Historical cost

From Conservapedia
Jump to: navigation, search

Historical cost is a fundamental principle of accounting. It is that no asset should ever be valued at more than its historical cost. However, the asset can be reduced if its value is impaired below the level of historical cost.

Consider a car dealership that buys a car from someone for $10,000. The dealer believes he can sell it for $12,000 but the car must be carried on his books for no more than $10,000. The dealer will not recognize (record in the books) any profit until it is realized.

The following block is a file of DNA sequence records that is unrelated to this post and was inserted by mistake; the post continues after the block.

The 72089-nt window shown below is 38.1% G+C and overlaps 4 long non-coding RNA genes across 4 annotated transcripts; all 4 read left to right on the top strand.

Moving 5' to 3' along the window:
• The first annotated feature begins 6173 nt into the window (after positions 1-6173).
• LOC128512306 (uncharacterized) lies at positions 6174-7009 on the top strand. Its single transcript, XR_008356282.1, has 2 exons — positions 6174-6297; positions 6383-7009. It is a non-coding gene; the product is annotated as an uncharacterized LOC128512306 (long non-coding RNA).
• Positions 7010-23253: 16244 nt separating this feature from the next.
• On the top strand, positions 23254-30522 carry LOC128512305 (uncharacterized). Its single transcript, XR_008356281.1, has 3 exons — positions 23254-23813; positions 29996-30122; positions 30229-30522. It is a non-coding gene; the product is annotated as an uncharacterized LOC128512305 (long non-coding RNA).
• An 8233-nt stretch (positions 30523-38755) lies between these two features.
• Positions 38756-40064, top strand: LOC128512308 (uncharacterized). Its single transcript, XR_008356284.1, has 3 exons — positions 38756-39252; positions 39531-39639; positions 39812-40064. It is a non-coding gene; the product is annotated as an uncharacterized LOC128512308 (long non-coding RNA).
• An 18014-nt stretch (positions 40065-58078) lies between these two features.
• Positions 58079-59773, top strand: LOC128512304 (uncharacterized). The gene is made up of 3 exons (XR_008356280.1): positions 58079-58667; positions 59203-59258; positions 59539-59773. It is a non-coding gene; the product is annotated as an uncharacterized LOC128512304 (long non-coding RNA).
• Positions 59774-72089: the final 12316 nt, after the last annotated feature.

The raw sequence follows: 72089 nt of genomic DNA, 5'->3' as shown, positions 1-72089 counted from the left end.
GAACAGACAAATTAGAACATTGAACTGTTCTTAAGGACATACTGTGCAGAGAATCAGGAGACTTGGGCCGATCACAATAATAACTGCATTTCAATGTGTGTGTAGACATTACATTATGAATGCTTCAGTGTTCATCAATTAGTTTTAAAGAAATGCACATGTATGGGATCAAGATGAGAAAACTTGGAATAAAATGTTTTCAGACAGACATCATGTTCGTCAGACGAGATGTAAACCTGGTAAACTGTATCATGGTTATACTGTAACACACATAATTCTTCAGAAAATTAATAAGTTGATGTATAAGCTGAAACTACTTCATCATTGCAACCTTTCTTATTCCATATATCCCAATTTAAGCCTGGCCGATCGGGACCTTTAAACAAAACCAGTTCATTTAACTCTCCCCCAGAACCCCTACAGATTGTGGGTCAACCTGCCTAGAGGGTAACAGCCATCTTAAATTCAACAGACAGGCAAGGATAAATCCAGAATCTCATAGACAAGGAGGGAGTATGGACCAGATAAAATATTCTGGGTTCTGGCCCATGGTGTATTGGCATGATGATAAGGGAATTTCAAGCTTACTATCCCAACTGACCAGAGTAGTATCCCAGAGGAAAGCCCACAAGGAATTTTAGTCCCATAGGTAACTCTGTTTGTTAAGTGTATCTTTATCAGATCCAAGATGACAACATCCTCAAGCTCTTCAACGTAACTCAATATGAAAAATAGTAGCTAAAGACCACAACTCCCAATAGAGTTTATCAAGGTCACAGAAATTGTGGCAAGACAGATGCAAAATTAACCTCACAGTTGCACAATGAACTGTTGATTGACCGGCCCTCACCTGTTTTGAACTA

Suppose the dealer buys another car for $8,000. He does so knowing he must spend $2,000 in repairs, but if he does so, he will be able to sell it for $12,000. He will first record the purchase for $8,000 and add the cost of repairs as they are incurred.

Let us suppose the repairs actually cost $5,000. If the best he can sell the car for is $12,000 than the car must be written down to that value.